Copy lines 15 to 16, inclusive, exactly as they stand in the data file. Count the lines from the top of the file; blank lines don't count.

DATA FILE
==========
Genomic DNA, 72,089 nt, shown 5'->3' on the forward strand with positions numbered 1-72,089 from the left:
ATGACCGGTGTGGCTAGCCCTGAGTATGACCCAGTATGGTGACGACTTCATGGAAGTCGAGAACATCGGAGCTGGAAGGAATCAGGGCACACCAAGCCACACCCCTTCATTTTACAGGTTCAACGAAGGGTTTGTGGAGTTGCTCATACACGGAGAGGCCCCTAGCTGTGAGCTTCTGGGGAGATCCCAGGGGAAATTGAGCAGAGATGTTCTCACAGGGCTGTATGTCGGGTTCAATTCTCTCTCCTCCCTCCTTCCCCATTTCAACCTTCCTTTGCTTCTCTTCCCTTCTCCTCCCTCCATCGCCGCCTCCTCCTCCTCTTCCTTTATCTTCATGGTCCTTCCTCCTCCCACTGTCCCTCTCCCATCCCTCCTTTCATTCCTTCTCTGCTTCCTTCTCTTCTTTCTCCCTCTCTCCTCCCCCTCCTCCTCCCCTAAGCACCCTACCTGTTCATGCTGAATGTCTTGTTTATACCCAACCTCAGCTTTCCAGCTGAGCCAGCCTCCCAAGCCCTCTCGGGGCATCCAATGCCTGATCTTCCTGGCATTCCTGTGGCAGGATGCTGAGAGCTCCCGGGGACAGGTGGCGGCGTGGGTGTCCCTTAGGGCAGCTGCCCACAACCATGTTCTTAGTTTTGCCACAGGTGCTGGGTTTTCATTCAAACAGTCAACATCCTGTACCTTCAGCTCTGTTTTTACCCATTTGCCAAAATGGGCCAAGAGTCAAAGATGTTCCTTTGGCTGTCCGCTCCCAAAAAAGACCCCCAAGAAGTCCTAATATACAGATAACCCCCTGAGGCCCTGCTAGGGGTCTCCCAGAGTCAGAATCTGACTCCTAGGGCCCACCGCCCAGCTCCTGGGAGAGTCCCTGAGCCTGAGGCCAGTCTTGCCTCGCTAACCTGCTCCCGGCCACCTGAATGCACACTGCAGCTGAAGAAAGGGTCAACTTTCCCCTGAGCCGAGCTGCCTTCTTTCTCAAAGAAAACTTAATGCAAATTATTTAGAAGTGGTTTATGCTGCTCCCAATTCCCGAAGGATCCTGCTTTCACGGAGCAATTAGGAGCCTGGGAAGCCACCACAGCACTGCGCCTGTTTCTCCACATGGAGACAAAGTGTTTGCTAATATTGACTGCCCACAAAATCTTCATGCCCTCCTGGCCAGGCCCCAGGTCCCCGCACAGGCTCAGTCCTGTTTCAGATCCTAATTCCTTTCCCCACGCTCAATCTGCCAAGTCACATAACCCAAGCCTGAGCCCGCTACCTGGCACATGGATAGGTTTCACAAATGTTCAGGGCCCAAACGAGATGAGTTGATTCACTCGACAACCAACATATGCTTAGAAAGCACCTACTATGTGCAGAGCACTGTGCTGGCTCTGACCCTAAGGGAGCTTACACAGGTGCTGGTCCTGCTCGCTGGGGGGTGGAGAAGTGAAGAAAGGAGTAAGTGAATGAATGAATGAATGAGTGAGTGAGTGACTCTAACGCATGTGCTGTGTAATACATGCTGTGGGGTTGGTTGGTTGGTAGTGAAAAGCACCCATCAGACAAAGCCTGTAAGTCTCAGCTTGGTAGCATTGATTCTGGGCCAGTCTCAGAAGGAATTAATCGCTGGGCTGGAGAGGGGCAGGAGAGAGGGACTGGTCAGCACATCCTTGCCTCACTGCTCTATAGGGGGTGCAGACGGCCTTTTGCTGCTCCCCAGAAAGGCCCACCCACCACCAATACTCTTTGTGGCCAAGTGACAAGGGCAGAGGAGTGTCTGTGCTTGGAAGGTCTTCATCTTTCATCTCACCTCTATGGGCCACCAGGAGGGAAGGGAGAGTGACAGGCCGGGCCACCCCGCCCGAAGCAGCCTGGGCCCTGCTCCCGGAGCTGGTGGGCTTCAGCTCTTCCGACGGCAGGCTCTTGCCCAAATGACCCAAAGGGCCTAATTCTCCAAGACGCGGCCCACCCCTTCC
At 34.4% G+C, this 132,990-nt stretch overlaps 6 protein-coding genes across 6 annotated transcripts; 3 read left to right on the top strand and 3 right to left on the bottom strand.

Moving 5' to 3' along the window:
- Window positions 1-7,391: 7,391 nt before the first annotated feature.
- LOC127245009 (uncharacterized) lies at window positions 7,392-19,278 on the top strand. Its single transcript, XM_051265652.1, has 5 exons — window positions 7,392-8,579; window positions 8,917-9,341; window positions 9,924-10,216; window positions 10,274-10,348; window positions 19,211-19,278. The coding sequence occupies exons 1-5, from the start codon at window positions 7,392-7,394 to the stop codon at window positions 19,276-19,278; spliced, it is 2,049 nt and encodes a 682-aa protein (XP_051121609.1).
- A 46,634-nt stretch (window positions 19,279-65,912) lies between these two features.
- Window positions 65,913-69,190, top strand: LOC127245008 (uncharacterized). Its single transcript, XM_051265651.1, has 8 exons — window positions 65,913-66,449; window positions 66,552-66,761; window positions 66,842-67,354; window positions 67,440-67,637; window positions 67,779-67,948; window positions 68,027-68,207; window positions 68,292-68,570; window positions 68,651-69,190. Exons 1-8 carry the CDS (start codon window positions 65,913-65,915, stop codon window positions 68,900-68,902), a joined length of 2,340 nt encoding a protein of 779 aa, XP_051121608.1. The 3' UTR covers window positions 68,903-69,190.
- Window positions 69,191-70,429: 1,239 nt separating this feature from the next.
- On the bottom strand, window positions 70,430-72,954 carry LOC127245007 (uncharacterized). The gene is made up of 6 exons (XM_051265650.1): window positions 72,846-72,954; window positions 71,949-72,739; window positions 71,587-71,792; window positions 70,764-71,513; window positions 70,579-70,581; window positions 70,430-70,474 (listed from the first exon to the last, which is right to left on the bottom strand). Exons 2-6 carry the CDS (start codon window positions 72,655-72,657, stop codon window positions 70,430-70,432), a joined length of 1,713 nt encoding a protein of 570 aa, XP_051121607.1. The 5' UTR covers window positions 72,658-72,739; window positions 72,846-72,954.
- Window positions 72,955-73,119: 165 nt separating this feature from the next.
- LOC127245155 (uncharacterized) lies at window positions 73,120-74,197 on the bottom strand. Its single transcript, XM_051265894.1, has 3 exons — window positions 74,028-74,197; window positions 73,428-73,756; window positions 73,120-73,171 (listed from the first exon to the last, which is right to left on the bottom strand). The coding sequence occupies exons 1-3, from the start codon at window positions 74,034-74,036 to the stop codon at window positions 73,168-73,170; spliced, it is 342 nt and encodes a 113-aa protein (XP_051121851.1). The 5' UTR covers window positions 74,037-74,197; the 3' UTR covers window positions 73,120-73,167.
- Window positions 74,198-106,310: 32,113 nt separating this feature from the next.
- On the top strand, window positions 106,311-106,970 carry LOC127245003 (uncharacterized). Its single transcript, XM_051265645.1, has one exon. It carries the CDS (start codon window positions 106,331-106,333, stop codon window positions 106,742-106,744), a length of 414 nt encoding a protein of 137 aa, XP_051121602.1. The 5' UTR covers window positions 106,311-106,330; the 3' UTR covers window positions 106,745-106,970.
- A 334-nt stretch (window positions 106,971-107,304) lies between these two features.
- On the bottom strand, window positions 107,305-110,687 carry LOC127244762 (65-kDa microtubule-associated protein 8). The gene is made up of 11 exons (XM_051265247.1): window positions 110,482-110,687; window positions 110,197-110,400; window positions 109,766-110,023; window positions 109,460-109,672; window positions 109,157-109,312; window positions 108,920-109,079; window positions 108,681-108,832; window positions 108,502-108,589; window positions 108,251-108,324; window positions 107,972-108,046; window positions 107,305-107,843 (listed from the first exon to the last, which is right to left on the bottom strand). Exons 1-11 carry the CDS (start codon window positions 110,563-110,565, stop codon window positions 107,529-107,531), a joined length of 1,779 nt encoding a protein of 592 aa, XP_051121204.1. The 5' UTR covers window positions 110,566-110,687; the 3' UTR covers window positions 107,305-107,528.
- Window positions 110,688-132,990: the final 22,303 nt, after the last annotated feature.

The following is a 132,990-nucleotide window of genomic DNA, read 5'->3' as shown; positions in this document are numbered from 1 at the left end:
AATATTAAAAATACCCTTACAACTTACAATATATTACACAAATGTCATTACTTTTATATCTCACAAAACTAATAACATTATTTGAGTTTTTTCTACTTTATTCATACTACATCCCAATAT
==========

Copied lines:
- A 334-nt stretch (window positions 106,971-107,304) lies between these two features.
- On the bottom strand, window positions 107,305-110,687 carry LOC127244762 (65-kDa microtubule-associated protein 8). The gene is made up of 11 exons (XM_051265247.1): window positions 110,482-110,687; window positions 110,197-110,400; window positions 109,766-110,023; window positions 109,460-109,672; window positions 109,157-109,312; window positions 108,920-109,079; window positions 108,681-108,832; window positions 108,502-108,589; window positions 108,251-108,324; window positions 107,972-108,046; window positions 107,305-107,843 (listed from the first exon to the last, which is right to left on the bottom strand). Exons 1-11 carry the CDS (start codon window positions 110,563-110,565, stop codon window positions 107,529-107,531), a joined length of 1,779 nt encoding a protein of 592 aa, XP_051121204.1. The 5' UTR covers window positions 110,566-110,687; the 3' UTR covers window positions 107,305-107,528.